Last Sunday, acclaimed TV producer Steven Bochco passed away at the age of 74. Depending on your age, Bochco’s legacy might not resonate. But go back a generation (ask your parents!) and Bochco created some of the most memorable shows on TV, and the doors he opened continue to influenced the TV we watch now.
But we cover sports and sports media here, so this won’t be another piece about the legacy Bochco established with shows like Hill Street Blues, L.A. Law and NYPD Blue. However, it is worth noting that one of Bochco’s most notable failures is something that still gets talked about — and often mocked — to this day: the musical police drama Cop Rock. Yes, cops breaking into song and dance was once on our TVs, albeit for only 11 episodes in 1990.
Bochco even dipped a toe into sports-themed drama. Back in 1983, he created a series titled Bay City Blues about a minor-league baseball team, the Bluebirds, who played in fictional Bay City, California. (The intro embedded above is almost comically somber.)
“Bay City” alludes to Michigan for many people (including the guy writing this post). The 1970s pop group, the Bay City Rollers, even chose their name by throwing a dart at a map, which hit near the city located between the “index finger” and “thumb” portions of Michigan’s mitten shape.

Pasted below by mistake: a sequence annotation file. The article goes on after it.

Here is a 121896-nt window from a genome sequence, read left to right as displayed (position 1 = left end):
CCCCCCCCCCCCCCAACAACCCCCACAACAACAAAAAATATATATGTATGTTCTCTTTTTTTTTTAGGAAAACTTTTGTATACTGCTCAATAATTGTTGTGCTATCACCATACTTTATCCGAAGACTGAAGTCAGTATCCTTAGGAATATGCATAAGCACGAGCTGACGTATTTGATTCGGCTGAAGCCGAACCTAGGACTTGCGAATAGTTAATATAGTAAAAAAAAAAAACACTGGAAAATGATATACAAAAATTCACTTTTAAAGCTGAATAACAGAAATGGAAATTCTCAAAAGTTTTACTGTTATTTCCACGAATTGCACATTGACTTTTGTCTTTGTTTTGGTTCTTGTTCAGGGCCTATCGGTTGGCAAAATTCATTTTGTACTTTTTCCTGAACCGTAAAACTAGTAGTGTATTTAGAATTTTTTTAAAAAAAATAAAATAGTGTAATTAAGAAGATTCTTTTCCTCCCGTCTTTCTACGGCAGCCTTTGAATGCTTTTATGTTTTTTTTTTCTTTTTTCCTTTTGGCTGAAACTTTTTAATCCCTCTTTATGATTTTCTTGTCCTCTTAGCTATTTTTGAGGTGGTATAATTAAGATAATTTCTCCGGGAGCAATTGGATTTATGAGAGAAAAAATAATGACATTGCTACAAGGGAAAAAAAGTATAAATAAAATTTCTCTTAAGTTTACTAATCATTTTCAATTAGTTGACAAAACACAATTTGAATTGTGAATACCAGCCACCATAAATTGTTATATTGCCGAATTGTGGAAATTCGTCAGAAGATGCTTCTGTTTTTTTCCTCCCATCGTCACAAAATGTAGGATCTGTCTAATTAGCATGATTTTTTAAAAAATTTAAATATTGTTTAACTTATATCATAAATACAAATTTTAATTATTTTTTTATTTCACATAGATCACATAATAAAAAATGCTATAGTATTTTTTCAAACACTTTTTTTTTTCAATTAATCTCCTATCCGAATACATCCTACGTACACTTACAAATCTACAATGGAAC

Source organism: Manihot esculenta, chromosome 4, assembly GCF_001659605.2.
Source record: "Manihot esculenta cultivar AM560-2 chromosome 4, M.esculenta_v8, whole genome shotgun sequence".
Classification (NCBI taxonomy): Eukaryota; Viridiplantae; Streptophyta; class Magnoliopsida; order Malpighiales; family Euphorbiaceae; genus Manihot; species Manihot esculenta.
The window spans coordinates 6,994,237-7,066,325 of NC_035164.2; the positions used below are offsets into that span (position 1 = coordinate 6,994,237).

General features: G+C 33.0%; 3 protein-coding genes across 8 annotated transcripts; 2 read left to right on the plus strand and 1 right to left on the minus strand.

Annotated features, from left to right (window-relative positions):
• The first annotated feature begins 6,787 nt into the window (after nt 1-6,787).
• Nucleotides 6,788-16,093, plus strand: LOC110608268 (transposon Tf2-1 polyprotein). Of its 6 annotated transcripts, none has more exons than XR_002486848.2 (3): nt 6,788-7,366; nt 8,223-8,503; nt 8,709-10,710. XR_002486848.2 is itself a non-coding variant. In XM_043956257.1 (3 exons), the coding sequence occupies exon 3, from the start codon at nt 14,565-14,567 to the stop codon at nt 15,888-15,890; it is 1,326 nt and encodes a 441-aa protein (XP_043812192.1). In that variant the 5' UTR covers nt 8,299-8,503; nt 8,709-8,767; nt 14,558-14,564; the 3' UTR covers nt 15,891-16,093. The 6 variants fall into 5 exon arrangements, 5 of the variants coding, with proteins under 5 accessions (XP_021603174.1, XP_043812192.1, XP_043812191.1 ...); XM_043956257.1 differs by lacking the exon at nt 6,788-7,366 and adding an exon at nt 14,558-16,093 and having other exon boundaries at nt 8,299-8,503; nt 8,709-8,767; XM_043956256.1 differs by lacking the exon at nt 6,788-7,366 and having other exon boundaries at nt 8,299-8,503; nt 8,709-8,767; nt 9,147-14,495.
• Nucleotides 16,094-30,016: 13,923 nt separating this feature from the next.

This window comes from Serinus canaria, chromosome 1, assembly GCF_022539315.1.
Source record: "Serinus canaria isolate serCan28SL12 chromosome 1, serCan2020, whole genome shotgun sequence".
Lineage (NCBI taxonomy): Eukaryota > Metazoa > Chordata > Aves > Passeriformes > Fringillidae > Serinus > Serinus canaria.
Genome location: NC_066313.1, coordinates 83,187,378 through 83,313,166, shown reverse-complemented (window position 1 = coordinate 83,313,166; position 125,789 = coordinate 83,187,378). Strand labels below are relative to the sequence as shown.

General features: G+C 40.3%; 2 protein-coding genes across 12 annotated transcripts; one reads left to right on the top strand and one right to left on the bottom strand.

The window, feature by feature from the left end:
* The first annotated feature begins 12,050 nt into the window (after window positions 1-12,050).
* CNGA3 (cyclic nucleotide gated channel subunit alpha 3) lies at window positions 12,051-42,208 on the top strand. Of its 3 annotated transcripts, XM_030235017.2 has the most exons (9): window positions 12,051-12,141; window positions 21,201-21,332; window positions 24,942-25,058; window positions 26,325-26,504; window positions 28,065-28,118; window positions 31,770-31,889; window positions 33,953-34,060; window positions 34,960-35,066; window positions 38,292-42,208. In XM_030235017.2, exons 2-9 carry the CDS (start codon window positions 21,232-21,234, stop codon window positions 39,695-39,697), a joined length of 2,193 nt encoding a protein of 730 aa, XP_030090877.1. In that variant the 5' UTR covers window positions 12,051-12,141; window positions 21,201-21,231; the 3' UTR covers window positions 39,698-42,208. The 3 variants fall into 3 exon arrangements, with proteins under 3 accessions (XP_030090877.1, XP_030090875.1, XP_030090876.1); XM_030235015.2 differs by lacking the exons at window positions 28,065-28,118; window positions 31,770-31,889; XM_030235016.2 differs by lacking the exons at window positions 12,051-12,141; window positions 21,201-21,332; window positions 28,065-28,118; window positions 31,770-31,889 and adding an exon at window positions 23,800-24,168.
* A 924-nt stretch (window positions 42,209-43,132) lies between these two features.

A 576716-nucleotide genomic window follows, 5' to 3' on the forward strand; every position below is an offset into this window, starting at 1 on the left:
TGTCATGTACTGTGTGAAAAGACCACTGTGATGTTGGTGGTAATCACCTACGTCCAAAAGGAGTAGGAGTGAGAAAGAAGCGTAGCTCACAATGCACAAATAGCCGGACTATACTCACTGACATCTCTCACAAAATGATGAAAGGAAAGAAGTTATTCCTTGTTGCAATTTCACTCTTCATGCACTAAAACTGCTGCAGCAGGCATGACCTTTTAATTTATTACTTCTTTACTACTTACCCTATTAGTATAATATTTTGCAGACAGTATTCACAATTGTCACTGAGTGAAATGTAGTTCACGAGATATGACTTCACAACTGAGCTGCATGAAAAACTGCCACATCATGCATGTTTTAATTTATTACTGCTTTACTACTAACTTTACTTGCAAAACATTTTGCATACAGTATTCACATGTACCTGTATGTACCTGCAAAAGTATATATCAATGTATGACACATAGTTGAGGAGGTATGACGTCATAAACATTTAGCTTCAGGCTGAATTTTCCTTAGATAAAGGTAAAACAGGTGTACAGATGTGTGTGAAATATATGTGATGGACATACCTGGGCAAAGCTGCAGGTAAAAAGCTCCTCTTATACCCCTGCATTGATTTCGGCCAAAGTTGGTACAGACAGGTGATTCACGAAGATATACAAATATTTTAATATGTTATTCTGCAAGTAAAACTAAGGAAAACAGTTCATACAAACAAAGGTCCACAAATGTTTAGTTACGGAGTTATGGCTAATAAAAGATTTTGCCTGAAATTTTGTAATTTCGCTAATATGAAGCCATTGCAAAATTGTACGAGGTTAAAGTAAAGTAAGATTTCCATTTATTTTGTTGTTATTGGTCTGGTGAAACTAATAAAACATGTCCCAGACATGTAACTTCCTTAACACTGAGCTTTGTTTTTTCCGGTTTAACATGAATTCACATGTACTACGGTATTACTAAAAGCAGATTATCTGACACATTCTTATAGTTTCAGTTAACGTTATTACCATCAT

The drama-comedy (the term “dramedy” probably hadn’t been coined yet) featured an ensemble cast (as most Bochco productions did) of largely unrecognizable names. But there are a few that viewers will recognize, such as frequent Bochco collaborator Dennis Franz, Ken Olin and Bernie Casey. A young Sharon Stone was also part of the cast, in addition to Mykelti Williamson.
Bay City Blues only lasted four episodes on NBC (though eight were produced), so it was hardly a hit. Maybe it had signs of a second life, thanks to ESPN Classic? But there were only four episodes to replay. And the promo above doesn’t really convey a quality TV show.
(Even in 1983, did TV critics roll their eyes at another Bochco TV show with “Blues” in the title? Maybe that set up unfair comparisons to Hill Street Blues.)
But Bochco and many of his contemporaries would surely tell you that not every effort will be a hit. Maybe a producer will go one for five? That’s probably a really good success rate, actually.
Now that baseball season has started, maybe there’s no need for a cancelled 1980s dramedy to cure your fix. But if you are curious, the first three episodes (1, 2 and 3) of Bay City Blues are available on YouTube, courtesy of user, Big Muddy Football Guy. (Where’s the fourth one, BMFG? Hey, we’re grateful for the three you uploaded.)
With NBC reviving shows like Will and Grace, maybe somebody can take another swing at a show about a minor league baseball team. Or should we content ourselves with the hilarity of Brockmire instead?